Stephanie Warner 35:27
sometimes parents might know what they are.

R Blank 35:32
But yeah, so that, and then but yeah, so further to your point, just now Samantha, who, who obviously, you know, lives with me, and had to bear the brunt of my uncertainty for two months between when I got back from LA, and when the episode came out. I told her, please don’t watch the episode when it comes out. And the day it comes out, she comes, she’s working late. And then she comes out of her office. And she’s like, I watched the episode, I have no idea what you were worried about. And my first reaction was, you watch the episode I told you not to write. But but then I processed what she actually said. And then, you know, we started to see the coverage come through. And you watched it. And brother watched it. And yeah,

Stephanie Warner 36:20
and it was it was good in you know, again, just to kind of bring the audience or our audience into this. It’s that uncertainty what it was, it was a little debilitating at first, because you don’t know. And when you get such a huge automation, yeah, it’s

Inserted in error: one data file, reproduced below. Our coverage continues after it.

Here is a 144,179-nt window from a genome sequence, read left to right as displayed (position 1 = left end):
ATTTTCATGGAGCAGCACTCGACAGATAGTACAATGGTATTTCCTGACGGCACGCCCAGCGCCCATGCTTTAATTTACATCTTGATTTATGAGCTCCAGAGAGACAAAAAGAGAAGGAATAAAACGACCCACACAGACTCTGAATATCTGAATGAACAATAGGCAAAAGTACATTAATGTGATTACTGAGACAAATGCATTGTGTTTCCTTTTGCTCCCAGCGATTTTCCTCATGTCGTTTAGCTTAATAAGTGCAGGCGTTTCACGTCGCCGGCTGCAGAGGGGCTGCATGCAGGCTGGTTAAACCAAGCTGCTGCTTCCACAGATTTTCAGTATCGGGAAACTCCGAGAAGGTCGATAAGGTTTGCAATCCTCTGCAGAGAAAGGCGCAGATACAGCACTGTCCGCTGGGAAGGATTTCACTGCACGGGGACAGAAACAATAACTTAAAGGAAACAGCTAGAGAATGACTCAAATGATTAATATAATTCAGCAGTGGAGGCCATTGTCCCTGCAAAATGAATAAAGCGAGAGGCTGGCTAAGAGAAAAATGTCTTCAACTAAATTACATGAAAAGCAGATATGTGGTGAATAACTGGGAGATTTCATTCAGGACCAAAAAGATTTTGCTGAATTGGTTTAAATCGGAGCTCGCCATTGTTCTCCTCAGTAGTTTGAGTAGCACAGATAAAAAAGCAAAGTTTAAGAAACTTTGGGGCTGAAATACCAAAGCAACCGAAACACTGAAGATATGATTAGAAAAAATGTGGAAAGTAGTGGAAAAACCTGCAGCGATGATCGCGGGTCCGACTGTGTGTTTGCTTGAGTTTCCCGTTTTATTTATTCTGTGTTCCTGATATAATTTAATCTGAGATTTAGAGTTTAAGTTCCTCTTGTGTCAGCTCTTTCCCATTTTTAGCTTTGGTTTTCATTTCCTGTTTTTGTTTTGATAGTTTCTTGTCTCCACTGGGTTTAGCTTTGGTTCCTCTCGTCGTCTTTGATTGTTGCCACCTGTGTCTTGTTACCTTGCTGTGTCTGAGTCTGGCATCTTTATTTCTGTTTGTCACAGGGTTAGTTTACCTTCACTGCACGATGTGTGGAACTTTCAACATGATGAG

R Blank 36:36
such a huge advance. And even when the recording didn’t go the way I wanted it, or had expected it to. Then I started thinking, well, if they’re trying to make me like duck, I literally had, I’m sure there’s a part of a small part of me that’s gonna have PTSD forever. I literally had Dr. Phil yelling at me on national TV, what studies what studies and you know, I didn’t, I didn’t fold or yell or anything like that. And, and so when they didn’t get what they wanted out of me, I spent the time worrying how they were going to edit it, right? Because I do know that just like counter prepping or grooming, like use counter grooming is something they do. Deceptive editing is another thing that they do. But again, at the end of the day, you know, I think the only thing they did in editing that that was kind of weird, was not include my name or title.